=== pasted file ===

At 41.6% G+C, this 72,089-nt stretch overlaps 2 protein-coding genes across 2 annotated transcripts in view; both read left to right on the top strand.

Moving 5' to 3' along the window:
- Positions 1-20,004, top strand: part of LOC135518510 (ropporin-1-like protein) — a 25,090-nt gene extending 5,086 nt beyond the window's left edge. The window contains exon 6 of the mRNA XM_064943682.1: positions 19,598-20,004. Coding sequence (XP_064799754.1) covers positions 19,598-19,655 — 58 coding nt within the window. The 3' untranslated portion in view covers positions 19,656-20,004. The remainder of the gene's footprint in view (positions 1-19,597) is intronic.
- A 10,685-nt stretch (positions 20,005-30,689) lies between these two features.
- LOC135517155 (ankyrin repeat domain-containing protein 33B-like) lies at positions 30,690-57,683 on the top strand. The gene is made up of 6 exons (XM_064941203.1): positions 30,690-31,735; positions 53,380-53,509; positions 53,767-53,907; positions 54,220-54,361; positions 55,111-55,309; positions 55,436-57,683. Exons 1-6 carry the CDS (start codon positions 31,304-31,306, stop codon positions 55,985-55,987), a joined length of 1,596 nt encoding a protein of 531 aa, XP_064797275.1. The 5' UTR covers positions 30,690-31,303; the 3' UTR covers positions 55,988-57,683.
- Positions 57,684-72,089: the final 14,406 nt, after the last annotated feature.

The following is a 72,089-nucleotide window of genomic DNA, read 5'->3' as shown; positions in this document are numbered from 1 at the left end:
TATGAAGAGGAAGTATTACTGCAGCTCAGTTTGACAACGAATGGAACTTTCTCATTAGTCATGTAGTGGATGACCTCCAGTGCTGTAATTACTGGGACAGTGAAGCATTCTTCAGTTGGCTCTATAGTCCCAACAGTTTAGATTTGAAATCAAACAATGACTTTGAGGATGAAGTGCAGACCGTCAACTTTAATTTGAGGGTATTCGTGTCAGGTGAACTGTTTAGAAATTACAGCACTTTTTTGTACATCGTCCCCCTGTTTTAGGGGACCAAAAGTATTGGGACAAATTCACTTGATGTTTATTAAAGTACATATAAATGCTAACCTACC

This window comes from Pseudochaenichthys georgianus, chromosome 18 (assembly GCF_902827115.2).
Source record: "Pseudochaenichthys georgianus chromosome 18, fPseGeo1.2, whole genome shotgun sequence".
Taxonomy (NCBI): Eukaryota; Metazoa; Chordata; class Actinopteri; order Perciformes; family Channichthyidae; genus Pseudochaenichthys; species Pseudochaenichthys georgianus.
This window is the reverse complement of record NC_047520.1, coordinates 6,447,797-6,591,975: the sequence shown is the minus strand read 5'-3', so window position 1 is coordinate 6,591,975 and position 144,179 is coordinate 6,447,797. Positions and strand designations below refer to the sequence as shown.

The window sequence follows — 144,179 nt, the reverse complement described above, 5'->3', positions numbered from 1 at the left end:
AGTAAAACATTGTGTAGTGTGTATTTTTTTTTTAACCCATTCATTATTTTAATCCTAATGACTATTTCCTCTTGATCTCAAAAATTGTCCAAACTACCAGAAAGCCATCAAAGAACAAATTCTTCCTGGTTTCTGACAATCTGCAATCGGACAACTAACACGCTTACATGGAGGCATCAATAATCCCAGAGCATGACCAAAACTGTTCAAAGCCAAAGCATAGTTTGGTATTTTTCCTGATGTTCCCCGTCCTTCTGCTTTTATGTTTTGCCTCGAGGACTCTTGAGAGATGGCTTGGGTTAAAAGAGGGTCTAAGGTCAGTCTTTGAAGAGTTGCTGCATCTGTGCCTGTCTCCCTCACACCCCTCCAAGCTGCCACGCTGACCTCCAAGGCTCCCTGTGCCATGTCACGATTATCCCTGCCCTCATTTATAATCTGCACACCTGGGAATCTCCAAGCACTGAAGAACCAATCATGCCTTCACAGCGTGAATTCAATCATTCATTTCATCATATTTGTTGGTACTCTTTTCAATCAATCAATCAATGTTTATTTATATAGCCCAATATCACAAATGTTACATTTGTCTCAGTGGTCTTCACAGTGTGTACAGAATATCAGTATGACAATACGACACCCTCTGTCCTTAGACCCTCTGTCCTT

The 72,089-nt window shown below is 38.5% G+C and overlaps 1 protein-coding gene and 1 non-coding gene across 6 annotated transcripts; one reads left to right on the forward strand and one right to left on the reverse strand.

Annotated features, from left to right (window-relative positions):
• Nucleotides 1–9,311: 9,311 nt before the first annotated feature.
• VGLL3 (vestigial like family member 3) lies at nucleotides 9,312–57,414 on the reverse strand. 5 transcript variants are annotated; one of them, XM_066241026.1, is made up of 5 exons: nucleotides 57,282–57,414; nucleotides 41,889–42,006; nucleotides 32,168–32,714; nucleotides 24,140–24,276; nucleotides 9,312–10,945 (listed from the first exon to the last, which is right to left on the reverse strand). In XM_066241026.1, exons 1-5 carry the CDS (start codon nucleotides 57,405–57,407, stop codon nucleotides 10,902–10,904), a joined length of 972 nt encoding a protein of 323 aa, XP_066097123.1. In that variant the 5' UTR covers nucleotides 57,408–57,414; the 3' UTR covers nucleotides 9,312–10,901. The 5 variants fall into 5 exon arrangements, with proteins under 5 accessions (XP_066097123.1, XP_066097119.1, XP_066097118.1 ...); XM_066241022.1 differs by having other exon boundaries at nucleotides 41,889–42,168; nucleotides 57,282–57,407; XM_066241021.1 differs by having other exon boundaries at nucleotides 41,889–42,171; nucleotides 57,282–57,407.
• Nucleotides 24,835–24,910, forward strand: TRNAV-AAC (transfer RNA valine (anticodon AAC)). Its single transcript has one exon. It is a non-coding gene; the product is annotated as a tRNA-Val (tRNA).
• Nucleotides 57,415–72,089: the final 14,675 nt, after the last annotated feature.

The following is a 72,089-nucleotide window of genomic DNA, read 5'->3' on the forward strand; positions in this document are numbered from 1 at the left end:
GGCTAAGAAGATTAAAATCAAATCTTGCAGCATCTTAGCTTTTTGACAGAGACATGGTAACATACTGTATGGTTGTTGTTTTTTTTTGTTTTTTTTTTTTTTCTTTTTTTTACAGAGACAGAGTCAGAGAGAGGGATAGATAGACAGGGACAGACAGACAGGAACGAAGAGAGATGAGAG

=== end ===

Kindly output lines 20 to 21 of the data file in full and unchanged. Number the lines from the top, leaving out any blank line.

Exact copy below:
• Nucleotides 57,415–72,089: the final 14,675 nt, after the last annotated feature.

The following is a 72,089-nucleotide window of genomic DNA, read 5'->3' on the forward strand; positions in this document are numbered from 1 at the left end: